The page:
How do you do that? I now have it on my Windows Media Player... good reproduction. I have always loved Gustav Holsts 'The Planets.' I used to go to the Royal festival Hall on the banks of the Thames in London to live concerts. Timing is so important in music isn't it. I remember a percussionist holding a huge pair of cymbals... is that correct... and he had to come crashing in at just the right moment.

1. Create the mp3: in this case I had a WAV (high-quality, uncompressed file) of the music that I created to study (and to shift the pitch a half-step). I converted it to a medium quality (128 kbps CD quality) mp3 file using Sony Sound Forge (there are free programs that can do the same).
2. Upload the file to some always-available server. In my case I have a little website hosted by GoDaddy for a modest yearly fee. I think there are free sites where you can do this--I know there's lots of them for images anyway.
3. Paste the file's URL (universal resource locator) in a TFD post using the link tag.

Timing is everything in music, a time-bound art. Poor classical percussionists who have to count 235 measures then inject a very loud crash!

I'm having second thoughts about posting mp3's--the Thaxted snippet I think is OK, I'm not attempting to share the entire CD or even movement, and, if anything, someone will go buy the James Levine rendition after sampling it here, but putting up an entire Sarah Vaughn recording of Midnight Sun would definitely be an immoral violation of copyright, so I will probably have to just post links to YouTube and let them worry about the legalities. Sorry dingdong.
Yorker
Posted: Monday, May 24, 2010 4:21:50 PM
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dingdong

I have just listened to Allan Pettersson's 7th on YouTube. Wow! He swings from beautiful haunting melodies to terrifying climaxes and it's so demanding for an orchestra, I can understand why he not heard very often in the UK, rehearsal time would run into a couple of weeks. I am going to try and get the recording by Sergiu Comissiona and the Swedish Radio Orchestra it seems to be the best to date.

Thanks for bringing it to my attention. It's a pity your not able to get YouTube in China.


p.s. Anyone with three double letters in his name has to be impressive!
marylamb
Posted: Monday, May 24, 2010 5:55:05 PM
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dingdong
Posted: Monday, May 24, 2010 8:55:24 PM
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Location: Philippines
Luftmarque: sadly I can't download the mp3 (thaxted.mp3). As with Youtube, there is a forbidden path somewhere. Thanks for trying.

Yorker: so pleased you were impressed. The 7th is probably his most accessible symphony. He wrote 16, but the first was scrapped. I have heard most of them, and whilst none are an easy ride, most give enormous rewards; my own favourite is the 13th. I believe there is now a set of all these symphonies; I just collected them, one by one.
nooblet
Posted: Tuesday, May 25, 2010 6:33:13 AM
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Jupiter is one of my all time favorites from classical music. Definitely one of the most moving classical songs I've ever heard. Bach's Violin Concerto No. 1 Andante is also way up there for me. Both continuously give me shivers throughout the entire song and evoke tears.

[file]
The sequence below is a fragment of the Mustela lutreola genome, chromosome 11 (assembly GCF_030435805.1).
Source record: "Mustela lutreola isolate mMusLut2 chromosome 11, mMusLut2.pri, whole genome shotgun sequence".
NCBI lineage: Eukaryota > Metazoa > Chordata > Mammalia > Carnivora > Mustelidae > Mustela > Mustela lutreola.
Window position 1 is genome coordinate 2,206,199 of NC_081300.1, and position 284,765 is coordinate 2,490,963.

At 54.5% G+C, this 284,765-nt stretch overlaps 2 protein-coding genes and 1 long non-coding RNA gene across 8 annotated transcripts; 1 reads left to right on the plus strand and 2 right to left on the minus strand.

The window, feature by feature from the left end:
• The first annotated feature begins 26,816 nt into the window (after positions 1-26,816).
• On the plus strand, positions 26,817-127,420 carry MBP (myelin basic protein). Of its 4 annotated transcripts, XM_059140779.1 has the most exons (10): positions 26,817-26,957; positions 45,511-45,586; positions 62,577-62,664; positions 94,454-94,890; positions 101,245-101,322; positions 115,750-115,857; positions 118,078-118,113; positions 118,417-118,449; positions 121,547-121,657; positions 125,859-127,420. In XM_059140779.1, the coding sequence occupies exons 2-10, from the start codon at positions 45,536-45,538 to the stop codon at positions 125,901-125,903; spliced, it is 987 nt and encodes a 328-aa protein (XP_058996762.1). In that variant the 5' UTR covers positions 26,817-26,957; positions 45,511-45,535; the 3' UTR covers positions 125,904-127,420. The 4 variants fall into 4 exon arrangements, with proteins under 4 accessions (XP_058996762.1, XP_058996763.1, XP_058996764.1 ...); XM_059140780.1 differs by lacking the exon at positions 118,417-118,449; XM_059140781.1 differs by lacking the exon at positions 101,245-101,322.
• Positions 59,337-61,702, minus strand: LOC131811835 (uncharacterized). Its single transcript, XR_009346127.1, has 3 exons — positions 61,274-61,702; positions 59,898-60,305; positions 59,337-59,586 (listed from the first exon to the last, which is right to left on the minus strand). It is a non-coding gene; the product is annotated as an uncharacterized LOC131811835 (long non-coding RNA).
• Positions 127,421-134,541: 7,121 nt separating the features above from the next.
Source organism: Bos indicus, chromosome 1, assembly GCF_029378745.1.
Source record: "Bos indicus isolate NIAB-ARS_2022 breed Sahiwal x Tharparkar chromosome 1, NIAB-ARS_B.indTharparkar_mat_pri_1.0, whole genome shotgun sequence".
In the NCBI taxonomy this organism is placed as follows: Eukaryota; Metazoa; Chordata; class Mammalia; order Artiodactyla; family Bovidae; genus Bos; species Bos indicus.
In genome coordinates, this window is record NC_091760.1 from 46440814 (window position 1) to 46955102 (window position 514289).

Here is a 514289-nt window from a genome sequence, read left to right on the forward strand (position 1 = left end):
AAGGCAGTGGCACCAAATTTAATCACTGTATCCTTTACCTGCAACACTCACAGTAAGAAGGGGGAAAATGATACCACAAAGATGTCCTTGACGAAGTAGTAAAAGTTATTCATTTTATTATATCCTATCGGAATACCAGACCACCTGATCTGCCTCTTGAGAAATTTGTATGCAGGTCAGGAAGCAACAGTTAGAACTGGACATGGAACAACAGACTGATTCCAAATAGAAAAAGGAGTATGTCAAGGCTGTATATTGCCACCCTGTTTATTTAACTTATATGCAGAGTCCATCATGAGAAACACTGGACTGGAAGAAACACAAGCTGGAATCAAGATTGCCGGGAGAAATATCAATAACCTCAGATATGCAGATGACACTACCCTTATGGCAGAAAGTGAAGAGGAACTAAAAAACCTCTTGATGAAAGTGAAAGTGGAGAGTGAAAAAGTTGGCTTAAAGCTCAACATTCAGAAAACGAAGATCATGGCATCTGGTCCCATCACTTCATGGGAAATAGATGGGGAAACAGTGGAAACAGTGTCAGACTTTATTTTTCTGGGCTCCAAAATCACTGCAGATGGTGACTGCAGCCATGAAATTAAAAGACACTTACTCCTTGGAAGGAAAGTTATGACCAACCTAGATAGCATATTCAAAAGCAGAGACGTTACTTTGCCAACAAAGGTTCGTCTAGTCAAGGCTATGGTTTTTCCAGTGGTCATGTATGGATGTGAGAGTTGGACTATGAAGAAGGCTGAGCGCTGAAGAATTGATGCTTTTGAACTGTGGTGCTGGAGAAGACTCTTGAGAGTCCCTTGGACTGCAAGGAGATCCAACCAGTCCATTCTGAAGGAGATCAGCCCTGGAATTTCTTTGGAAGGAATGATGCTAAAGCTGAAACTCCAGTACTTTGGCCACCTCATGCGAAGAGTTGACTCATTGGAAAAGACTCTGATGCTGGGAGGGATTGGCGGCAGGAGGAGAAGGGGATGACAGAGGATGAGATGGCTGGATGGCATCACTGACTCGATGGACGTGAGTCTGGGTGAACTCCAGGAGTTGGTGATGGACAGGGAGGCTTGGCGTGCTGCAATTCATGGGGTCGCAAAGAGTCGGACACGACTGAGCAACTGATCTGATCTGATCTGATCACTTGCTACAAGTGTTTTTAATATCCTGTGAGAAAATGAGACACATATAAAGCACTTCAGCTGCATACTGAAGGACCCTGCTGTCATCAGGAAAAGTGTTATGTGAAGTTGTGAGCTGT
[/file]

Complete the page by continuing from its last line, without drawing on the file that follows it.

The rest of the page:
Not quite an emotional song, but one of my favorites, Mario Takes a Walk, by Jesse Cook: http://www.youtube.com/watch?v=-0OAaD9LQEw

Hikari (meaning light in Japanese) a song from a video game (Kingdom Hearts), is a song that gives me shivers: http://www.youtube.com/watch?v=CZVAvHah9io

Another song from a video game, the orchestral version of "Waves of Morning Haze" from Shenmue. Absolutely beautiful and I find it to be possibly the most powerful song I have ever heard. I highly recommend it to anyone who loves orchestral with a bit of Eastern flare: http://www.youtube.com/watch?v=Ly6qB2IFpCE

Yet another song from a game, the main theme to Metal Gear Solid 2, composed by Harry Gregson-Williams (the composer to the Chronicles of Narnia movies). It's a very high energy orchestral piece: http://www.youtube.com/watch?v=ZfKA4b5SFq4

The credits theme song from Princess Mononoke (a Japanese animation film about mankind destroying nature), called "The Legend of Ashitaka," another very touching orchestral piece, the strongest piece in the entire film, in my humble opinion. Gives me chills every time. Composed by Joe Hisaishi, whom I admire greatly for his many works: http://www.youtube.com/watch?v=DHOmkAQuOPA

Yet another song from a game, Final Fantasy 2 (the Japanese release for the NES), the song is "The Promised Land." A very haunting melody, which sometimes gives me the shivers: http://www.youtube.com/watch?v=gZVlyHCFXyw

"Piano Man" by Billy Joel. I love this song. I can listen to it for several hours straight doing nothing but closing my eyes and absorbing it into me: http://www.youtube.com/watch?v=-WOxNA2T9rw

"Deliver Me" by Sarah Brightman. This song touches me due to the fact that I was reading particularly emotional parts of A Prayer for Owen Meany at the time that I first discovered Sarah Brightman. This song typically evokes the emotions I felt when I was reading that novel. It is a beautiful song: http://www.youtube.com/watch?v=JoOTl-8-SyU

"Only An Ocean Away" by Sarah Brightman. Same deal as the above song, beautiful on its own merits, but it evokes emotions that I remember from reading particularly moving segments of Owen Meany: http://www.youtube.com/watch?v=ewtulnL_U2A

Tupac's "Changes," a cover of "That's Just The Way It Is" by Bruce Hornsby. I like both versions of the song, but there is something about Tupac's version which I find more appealing. When I was living in Connecticut, there was a lot of racism and it made me sad to see people picked on/treated badly simply because they were not white. When I moved out to California, it seemed a whole lot better, but the older I got and the more I saw, I realized that the racism is still present, but people are simply quieter about it: http://www.youtube.com/watch?v=o8Y9-JlSRXw